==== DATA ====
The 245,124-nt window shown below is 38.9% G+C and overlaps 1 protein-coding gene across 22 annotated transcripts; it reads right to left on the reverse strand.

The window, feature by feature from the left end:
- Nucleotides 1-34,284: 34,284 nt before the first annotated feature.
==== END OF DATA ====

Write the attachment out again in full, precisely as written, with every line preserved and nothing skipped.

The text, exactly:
The 245,124-nt window shown below is 38.9% G+C and overlaps 1 protein-coding gene across 22 annotated transcripts; it reads right to left on the reverse strand.

The window, feature by feature from the left end:
- Nucleotides 1-34,284: 34,284 nt before the first annotated feature.